I fully agree with the principle of 1st do some size based estimation, and then provide an initial estimate of work that can be done by a certain date. This is excellent for giving the project estimated end date, but then I think the team must do a full task and hour break down before they start the sprint. This provides extra reassurance that you can commit to the sprint. If you find you have too many hours of work then remove a story and adjust the committed to effort. I guess your formula can then be applied and adjusted accordingly.

Enter the cone of uncertainty. Your formula gets more accurate the closer you get to the end of the project. So end dates will probably move around a bit in the beginning of the project (A hard concept for some to grasp). Basically we are saying we can give you a more accurate end date after 3 or 4 sprints.

Committing to the final end date in the beginning is still the problem we are faced with. It will probably change yes?

Rick TonoliApril 13th, 2012 at 15:36

My feelings on end dates is this: moving end dates are bad, they should be set and features stripped off to meet it. That said, in most cases this is not a workable reality. You reach a point where you CAN’T strip features off to meet a date, and then the date must move right? That’s the reality here.

The problem is that if date can move then what’s constraining the project? You can extend it forever until you either fail or by luck you release. So in the end you need a fixed end date.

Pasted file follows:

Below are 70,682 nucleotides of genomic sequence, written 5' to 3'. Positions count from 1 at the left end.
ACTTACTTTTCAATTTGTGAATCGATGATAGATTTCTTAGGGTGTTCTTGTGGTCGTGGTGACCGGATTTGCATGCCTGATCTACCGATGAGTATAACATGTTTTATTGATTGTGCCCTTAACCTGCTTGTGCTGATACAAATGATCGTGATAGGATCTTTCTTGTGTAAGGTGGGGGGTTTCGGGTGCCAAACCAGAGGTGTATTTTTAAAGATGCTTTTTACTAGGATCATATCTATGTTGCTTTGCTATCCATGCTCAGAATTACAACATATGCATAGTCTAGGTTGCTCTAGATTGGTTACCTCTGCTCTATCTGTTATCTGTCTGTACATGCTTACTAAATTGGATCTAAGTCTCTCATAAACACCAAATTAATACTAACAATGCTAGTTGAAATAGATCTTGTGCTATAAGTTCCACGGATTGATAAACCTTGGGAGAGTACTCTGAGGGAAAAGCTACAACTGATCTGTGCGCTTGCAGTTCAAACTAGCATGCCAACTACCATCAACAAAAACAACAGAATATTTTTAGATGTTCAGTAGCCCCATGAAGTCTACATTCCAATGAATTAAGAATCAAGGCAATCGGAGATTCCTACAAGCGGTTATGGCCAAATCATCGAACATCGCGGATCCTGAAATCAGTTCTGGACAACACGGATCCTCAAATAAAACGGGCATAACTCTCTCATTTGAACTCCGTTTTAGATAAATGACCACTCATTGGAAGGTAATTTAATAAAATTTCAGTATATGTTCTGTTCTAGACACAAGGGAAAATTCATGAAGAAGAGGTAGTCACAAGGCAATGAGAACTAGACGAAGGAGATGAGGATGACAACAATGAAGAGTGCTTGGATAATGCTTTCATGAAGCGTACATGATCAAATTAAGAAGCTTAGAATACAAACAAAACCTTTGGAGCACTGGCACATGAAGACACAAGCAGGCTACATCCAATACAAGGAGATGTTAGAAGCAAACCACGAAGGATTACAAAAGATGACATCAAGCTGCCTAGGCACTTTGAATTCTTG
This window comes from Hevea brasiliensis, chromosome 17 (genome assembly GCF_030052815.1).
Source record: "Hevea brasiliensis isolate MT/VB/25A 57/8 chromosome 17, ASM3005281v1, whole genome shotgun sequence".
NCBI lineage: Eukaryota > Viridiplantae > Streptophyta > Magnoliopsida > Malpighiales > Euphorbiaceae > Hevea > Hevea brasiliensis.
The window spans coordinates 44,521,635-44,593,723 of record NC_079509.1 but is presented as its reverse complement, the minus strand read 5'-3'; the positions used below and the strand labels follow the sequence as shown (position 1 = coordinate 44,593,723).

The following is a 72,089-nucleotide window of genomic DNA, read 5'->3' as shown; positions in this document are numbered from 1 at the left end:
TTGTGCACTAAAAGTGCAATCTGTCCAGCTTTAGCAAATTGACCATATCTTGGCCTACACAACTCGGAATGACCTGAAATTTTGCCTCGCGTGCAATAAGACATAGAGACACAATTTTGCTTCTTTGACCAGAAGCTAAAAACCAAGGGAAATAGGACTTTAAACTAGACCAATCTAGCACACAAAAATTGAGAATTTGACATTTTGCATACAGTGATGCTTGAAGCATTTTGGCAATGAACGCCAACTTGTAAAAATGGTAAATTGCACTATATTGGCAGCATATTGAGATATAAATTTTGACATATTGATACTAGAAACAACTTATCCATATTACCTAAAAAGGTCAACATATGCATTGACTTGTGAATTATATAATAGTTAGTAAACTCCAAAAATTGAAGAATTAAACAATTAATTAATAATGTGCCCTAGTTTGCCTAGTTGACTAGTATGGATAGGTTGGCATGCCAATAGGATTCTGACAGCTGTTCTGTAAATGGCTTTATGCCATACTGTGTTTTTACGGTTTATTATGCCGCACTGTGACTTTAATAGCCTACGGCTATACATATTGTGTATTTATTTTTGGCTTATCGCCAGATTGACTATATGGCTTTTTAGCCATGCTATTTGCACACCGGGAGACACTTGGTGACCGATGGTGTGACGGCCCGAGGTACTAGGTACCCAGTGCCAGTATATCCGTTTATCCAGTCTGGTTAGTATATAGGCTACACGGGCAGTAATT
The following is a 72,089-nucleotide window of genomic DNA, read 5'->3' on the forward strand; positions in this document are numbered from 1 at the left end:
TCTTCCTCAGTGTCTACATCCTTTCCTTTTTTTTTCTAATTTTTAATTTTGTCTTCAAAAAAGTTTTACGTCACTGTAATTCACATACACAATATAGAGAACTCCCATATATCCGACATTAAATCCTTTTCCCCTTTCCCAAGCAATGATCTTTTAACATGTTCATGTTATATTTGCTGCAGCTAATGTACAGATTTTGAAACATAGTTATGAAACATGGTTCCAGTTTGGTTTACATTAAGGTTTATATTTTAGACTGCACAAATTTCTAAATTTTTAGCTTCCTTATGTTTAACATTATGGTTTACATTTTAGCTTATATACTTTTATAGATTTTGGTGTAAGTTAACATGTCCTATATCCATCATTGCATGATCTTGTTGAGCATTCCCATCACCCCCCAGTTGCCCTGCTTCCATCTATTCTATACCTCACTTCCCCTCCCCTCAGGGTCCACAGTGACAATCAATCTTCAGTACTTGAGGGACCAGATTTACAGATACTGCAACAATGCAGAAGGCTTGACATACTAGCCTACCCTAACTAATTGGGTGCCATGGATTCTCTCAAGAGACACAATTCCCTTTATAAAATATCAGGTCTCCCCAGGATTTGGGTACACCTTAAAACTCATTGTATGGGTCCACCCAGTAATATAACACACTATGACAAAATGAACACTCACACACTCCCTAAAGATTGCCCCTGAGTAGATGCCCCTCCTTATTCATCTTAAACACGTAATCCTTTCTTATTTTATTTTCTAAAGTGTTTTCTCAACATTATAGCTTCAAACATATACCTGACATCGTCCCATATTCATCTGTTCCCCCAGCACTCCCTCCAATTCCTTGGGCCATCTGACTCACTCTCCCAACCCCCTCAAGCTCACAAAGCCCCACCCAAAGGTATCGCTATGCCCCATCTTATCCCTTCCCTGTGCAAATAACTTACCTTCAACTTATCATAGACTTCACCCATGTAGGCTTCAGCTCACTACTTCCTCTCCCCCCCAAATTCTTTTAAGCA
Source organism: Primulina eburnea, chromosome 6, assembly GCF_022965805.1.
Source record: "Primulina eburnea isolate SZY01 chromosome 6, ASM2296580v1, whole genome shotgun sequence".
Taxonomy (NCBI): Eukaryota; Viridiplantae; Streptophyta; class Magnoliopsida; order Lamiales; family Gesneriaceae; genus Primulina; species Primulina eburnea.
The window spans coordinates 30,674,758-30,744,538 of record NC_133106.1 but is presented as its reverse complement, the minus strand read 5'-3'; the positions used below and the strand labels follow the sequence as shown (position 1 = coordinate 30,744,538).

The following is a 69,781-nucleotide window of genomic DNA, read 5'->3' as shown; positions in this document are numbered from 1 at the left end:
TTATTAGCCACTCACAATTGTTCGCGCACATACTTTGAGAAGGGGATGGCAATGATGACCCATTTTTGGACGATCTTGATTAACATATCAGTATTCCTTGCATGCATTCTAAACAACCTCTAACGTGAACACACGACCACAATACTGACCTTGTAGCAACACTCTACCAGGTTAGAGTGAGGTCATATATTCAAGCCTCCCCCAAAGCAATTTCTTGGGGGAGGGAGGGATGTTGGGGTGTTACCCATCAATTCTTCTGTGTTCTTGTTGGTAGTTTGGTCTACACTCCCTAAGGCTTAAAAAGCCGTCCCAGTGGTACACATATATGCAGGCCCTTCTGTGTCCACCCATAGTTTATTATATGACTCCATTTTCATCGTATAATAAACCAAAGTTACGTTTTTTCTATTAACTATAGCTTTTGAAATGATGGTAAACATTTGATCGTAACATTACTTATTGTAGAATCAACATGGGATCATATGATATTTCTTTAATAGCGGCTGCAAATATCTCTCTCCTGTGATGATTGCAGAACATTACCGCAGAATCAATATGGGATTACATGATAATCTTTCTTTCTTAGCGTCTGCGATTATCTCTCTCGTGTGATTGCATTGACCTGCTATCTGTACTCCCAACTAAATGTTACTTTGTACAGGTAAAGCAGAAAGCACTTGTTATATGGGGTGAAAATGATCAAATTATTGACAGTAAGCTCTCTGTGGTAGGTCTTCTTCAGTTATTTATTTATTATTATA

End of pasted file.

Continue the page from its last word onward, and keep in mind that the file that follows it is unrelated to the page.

This is what I think might work: at the initiation of the project attempt to define a decent backlog of features and “predict” an end date on some hypothetical average velocity, but know that it will move (either way). Then, after 3-4 sprints (or whenever you feel comfortable you can predict velocity) you re-estimate the date based on the current backlog and velocity. Of course the problem is what if your backlog is NOT accurate; so during the same 3-4 sprints groom the backlog (continuously) and make sure the product is well defined (from a feature point of view AND a effort point of view) after these sprints. Once that’s done (well defined backlog, stable average velocity) you can then, with some certainty, predict an end date.

In the end though it is just a prediction, the key is you want to add as much empirical evidence as possibly in to eliminate uncertainty but, in reality, you’re still doing a lot of guessing/gut feel and stakeholders need to understand this.

Dave TapsonMay 8th, 2012 at 10:38

A simple solution, as the best ones are.
Depends pretty much entirely on disciplined/consistent use of your chosen unit of effort?